Sunday, August 8, 2010
What would the Proto-Indo-Europeans do?
In my last post, I was quite heartened to find that the modern word "ply" shared a common root with a lot of other words. And what is that root? Why, a proto-Indo-European root, of course. "Plek" lies in the distant ancestry of "ply".
However, it isn't really "plek", but "*plek". Is this because they were very fond of the asterisk in proto-Indo-European times? No. As I slowly gathered and hazily remembered, proto-Indo-European isn't really a language at all. It's a reconstructed language. It comes from what our present languages imply about a past "mother tongue". Because, you know, no one was exactly writing this all down back in the day. Not to mention the fact that they were hampered by an appalling absence of sound recording equipment. But that's just my own rough sense of all this. It's time to apply (*plek) ourselves to the task at hand and find out a bit more...
Okay, the reason I was never cut out to be a scientist is that when I read a sentence like "The following traits of the Proto-Indo-Europeans and their environment are widely agreed-upon but still hypothetical due to their reconstructed nature", it makes me laugh. Not because I have an alternate theory, but because I picture a bunch of replicants (*plek) wandering the earth.
I know, I know--the kind of analysis and deduction that goes into reconstructing not just a language but a whole civilization isn't just pure whimsy, but to the layperson, it can certainly sound like it at times. Especially when the descriptions I've come across of proto-Indo-European culture (or proto-Indo-European pretty much anything) are littered with adjectives like "putative" and "unattested" and "hypothetical".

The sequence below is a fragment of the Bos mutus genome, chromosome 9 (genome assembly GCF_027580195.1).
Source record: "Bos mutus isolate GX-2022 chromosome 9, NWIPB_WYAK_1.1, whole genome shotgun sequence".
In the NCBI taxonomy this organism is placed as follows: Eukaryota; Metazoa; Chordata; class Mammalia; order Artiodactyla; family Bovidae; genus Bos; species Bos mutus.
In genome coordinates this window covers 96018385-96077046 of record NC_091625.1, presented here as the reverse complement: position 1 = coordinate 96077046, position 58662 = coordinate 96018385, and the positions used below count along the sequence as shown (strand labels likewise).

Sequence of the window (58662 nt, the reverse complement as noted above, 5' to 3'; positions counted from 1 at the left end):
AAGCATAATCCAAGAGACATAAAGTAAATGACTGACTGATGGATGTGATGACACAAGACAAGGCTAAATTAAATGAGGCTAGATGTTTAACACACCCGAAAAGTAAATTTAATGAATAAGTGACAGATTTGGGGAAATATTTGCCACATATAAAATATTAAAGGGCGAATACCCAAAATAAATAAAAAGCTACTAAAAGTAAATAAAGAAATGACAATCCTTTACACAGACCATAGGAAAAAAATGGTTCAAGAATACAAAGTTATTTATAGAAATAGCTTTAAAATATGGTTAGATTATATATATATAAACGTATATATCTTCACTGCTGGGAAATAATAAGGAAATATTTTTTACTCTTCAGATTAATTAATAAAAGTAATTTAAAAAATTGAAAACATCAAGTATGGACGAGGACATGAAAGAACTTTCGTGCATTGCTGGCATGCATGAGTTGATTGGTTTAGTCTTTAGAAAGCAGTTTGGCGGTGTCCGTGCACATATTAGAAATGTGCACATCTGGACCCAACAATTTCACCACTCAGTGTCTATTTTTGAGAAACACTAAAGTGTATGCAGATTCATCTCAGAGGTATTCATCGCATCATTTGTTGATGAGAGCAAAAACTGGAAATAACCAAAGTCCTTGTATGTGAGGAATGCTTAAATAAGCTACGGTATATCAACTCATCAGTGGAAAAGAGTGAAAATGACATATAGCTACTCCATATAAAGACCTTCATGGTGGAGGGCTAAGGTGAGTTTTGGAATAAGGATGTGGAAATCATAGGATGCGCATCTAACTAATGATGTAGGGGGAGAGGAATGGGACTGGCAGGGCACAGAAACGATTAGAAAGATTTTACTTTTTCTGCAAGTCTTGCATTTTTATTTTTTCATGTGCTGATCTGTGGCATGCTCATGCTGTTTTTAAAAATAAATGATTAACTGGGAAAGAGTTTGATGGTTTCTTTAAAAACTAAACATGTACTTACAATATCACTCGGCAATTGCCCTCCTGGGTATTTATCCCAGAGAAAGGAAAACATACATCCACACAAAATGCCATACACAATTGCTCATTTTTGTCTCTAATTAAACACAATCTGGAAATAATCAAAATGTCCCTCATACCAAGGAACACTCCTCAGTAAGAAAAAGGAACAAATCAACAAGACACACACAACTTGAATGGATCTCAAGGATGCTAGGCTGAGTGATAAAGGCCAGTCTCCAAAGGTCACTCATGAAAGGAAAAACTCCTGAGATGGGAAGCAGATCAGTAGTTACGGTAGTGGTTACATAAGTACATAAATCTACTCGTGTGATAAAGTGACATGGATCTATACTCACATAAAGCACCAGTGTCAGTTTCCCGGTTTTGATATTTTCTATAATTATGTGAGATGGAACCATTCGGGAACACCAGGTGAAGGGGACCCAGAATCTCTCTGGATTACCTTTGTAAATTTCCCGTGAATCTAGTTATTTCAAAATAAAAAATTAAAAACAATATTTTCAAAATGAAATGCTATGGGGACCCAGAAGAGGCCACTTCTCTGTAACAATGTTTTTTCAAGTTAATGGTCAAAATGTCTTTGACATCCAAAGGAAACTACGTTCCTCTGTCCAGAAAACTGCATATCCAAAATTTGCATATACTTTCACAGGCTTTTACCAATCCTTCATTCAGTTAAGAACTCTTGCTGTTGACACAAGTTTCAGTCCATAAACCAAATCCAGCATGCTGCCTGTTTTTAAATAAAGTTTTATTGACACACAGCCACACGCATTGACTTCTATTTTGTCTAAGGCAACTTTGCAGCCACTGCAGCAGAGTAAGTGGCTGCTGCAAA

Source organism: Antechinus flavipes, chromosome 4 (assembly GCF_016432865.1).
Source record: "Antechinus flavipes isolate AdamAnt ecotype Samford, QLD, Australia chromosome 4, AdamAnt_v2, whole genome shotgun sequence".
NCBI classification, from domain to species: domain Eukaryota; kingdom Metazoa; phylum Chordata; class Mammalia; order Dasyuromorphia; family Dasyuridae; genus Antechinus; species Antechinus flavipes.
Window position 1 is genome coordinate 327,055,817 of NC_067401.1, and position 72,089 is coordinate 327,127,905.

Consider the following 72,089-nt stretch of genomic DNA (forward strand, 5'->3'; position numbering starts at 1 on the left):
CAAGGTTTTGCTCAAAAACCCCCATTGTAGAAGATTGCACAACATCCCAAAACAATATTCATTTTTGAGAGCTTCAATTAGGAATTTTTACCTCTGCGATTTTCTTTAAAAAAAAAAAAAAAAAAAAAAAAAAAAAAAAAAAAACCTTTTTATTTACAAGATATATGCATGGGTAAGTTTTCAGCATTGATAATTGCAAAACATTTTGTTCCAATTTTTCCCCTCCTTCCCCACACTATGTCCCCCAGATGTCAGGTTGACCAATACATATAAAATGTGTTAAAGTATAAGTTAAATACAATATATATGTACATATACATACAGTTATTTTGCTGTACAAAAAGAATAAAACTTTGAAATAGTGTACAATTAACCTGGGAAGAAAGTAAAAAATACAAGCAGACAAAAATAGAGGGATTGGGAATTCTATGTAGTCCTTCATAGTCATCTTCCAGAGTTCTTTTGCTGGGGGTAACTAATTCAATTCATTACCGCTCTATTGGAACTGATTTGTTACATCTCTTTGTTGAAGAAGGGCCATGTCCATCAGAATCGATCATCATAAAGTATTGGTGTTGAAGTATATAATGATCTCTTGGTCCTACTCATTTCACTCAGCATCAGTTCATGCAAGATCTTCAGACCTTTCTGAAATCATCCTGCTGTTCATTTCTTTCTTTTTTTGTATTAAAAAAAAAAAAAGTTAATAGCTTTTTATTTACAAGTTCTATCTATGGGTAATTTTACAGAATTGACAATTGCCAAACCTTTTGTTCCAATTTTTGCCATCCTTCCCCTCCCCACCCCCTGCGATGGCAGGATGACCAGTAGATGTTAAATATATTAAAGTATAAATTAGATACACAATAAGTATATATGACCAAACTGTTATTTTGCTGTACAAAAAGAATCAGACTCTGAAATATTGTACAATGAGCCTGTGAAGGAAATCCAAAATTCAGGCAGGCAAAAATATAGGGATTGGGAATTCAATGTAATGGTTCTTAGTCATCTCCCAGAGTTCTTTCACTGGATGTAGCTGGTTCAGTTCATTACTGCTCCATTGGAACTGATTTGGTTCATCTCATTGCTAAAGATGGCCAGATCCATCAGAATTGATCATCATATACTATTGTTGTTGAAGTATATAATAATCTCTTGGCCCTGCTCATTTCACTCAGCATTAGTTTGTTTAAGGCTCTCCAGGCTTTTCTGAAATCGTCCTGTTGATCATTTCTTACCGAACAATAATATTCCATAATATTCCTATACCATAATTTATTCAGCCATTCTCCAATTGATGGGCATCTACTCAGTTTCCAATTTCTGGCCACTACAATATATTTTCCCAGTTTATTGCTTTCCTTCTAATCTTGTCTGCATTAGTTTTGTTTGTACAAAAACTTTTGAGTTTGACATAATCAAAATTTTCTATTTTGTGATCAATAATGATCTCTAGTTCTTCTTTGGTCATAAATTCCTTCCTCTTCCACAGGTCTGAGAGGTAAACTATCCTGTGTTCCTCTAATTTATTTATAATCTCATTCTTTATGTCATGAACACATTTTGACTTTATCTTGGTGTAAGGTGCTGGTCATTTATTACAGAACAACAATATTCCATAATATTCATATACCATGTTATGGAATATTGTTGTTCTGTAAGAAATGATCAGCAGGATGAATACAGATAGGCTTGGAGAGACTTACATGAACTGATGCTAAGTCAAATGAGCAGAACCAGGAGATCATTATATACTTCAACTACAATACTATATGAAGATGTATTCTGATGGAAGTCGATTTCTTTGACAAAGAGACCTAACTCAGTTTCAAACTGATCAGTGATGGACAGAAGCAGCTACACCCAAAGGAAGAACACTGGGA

Here's an example from what I assume is a pretty representative paper. By the way, the authorities in all this seem to call Proto-Indo-European "PIE", which also makes me laugh, but which seems fitting somehow:
PIE refers to the putative ancestor of the Indo-European language family, or to our reconstruction of it. There is no clear agreement on exactly where or when the speakers of PIE lived, but a fairly popular theory places them at approximately 3000-4000 BC in what is currently the Russian steppe north of the Black Sea.
Now, having just recently learned from the Rachel Maddow show that an "argument ad populum" is an argument that says a proposition is true because many or all people believe it to be true, and is actually a logical fallacy, I know that the popularity of the Russian steppes as the cradle of our language is not really to be relied on. The rest of the article, by the way, is here, and I hope I haven't implied that it is a bad article, as this sort of tentativeness about certainty is pretty much the hallmark of this field of study.
If you really want to get into some of the rules, though, here's a more thorough look at how languages are compared and then used to reconstruct a common past. I include it partly because there's a fun quiz at the end that tests how much you really learned.
Funner if you actually pay attention to the article before taking it, I'm guessing. But as they say, it's just a theory...